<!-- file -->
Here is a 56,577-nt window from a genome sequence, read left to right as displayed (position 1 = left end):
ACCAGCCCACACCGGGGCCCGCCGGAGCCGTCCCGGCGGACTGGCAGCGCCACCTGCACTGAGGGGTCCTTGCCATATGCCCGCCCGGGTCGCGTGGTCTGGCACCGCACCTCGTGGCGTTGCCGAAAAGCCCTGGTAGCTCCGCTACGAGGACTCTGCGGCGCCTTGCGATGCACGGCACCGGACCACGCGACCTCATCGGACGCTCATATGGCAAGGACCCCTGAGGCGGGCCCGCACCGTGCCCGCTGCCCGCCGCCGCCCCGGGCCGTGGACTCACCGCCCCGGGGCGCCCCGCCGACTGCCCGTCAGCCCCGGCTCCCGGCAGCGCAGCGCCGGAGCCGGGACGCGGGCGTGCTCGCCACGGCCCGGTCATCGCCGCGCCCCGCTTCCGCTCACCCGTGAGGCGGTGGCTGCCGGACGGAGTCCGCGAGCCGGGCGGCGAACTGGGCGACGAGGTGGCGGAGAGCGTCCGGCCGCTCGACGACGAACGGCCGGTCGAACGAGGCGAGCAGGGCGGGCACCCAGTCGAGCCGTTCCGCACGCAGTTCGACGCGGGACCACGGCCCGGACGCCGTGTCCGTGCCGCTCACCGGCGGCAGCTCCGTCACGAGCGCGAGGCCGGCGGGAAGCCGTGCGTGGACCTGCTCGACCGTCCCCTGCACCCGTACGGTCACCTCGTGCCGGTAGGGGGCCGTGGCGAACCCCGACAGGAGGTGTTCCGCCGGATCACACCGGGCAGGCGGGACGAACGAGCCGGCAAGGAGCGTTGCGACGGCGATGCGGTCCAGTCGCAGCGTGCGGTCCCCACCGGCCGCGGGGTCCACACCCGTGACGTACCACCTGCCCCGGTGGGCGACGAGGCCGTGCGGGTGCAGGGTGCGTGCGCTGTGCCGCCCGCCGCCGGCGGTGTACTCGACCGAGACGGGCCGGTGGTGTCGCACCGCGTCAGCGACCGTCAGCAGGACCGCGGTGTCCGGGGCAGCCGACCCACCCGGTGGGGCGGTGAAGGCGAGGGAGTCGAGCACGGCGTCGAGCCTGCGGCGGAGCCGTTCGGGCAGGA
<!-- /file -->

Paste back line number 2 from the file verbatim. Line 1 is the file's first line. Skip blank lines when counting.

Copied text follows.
ACCAGCCCACACCGGGGCCCGCCGGAGCCGTCCCGGCGGACTGGCAGCGCCACCTGCACTGAGGGGTCCTTGCCATATGCCCGCCCGGGTCGCGTGGTCTGGCACCGCACCTCGTGGCGTTGCCGAAAAGCCCTGGTAGCTCCGCTACGAGGACTCTGCGGCGCCTTGCGATGCACGGCACCGGACCACGCGACCTCATCGGACGCTCATATGGCAAGGACCCCTGAGGCGGGCCCGCACCGTGCCCGCTGCCCGCCGCCGCCCCGGGCCGTGGACTCACCGCCCCGGGGCGCCCCGCCGACTGCCCGTCAGCCCCGGCTCCCGGCAGCGCAGCGCCGGAGCCGGGACGCGGGCGTGCTCGCCACGGCCCGGTCATCGCCGCGCCCCGCTTCCGCTCACCCGTGAGGCGGTGGCTGCCGGACGGAGTCCGCGAGCCGGGCGGCGAACTGGGCGACGAGGTGGCGGAGAGCGTCCGGCCGCTCGACGACGAACGGCCGGTCGAACGAGGCGAGCAGGGCGGGCACCCAGTCGAGCCGTTCCGCACGCAGTTCGACGCGGGACCACGGCCCGGACGCCGTGTCCGTGCCGCTCACCGGCGGCAGCTCCGTCACGAGCGCGAGGCCGGCGGGAAGCCGTGCGTGGACCTGCTCGACCGTCCCCTGCACCCGTACGGTCACCTCGTGCCGGTAGGGGGCCGTGGCGAACCCCGACAGGAGGTGTTCCGCCGGATCACACCGGGCAGGCGGGACGAACGAGCCGGCAAGGAGCGTTGCGACGGCGATGCGGTCCAGTCGCAGCGTGCGGTCCCCACCGGCCGCGGGGTCCACACCCGTGACGTACCACCTGCCCCGGTGGGCGACGAGGCCGTGCGGGTGCAGGGTGCGTGCGCTGTGCCGCCCGCCGCCGGCGGTGTACTCGACCGAGACGGGCCGGTGGTGTCGCACCGCGTCAGCGACCGTCAGCAGGACCGCGGTGTCCGGGGCAGCCGACCCACCCGGTGGGGCGGTGAAGGCGAGGGAGTCGAGCACGGCGTCGAGCCTGCGGCGGAGCCGTTCGGGCAGGA